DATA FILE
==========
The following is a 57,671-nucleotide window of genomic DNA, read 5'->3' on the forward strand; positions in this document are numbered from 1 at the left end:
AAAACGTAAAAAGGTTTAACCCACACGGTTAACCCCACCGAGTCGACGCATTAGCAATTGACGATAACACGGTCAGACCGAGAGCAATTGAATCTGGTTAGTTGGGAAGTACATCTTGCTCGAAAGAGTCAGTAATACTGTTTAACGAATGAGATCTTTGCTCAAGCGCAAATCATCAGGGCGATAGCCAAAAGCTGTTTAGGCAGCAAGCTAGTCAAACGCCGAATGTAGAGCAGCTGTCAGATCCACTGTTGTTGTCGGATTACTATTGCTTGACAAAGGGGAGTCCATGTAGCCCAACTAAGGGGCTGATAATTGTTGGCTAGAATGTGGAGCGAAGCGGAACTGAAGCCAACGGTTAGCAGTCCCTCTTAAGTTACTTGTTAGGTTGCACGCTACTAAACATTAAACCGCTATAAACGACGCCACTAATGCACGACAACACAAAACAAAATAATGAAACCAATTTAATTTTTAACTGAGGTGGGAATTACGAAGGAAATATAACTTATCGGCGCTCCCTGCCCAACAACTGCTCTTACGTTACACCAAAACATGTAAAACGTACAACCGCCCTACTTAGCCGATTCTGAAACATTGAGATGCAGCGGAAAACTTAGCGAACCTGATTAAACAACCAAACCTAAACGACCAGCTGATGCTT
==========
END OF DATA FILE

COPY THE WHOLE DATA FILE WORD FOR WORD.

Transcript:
The following is a 57,671-nucleotide window of genomic DNA, read 5'->3' on the forward strand; positions in this document are numbered from 1 at the left end:
AAAACGTAAAAAGGTTTAACCCACACGGTTAACCCCACCGAGTCGACGCATTAGCAATTGACGATAACACGGTCAGACCGAGAGCAATTGAATCTGGTTAGTTGGGAAGTACATCTTGCTCGAAAGAGTCAGTAATACTGTTTAACGAATGAGATCTTTGCTCAAGCGCAAATCATCAGGGCGATAGCCAAAAGCTGTTTAGGCAGCAAGCTAGTCAAACGCCGAATGTAGAGCAGCTGTCAGATCCACTGTTGTTGTCGGATTACTATTGCTTGACAAAGGGGAGTCCATGTAGCCCAACTAAGGGGCTGATAATTGTTGGCTAGAATGTGGAGCGAAGCGGAACTGAAGCCAACGGTTAGCAGTCCCTCTTAAGTTACTTGTTAGGTTGCACGCTACTAAACATTAAACCGCTATAAACGACGCCACTAATGCACGACAACACAAAACAAAATAATGAAACCAATTTAATTTTTAACTGAGGTGGGAATTACGAAGGAAATATAACTTATCGGCGCTCCCTGCCCAACAACTGCTCTTACGTTACACCAAAACATGTAAAACGTACAACCGCCCTACTTAGCCGATTCTGAAACATTGAGATGCAGCGGAAAACTTAGCGAACCTGATTAAACAACCAAACCTAAACGACCAGCTGATGCTT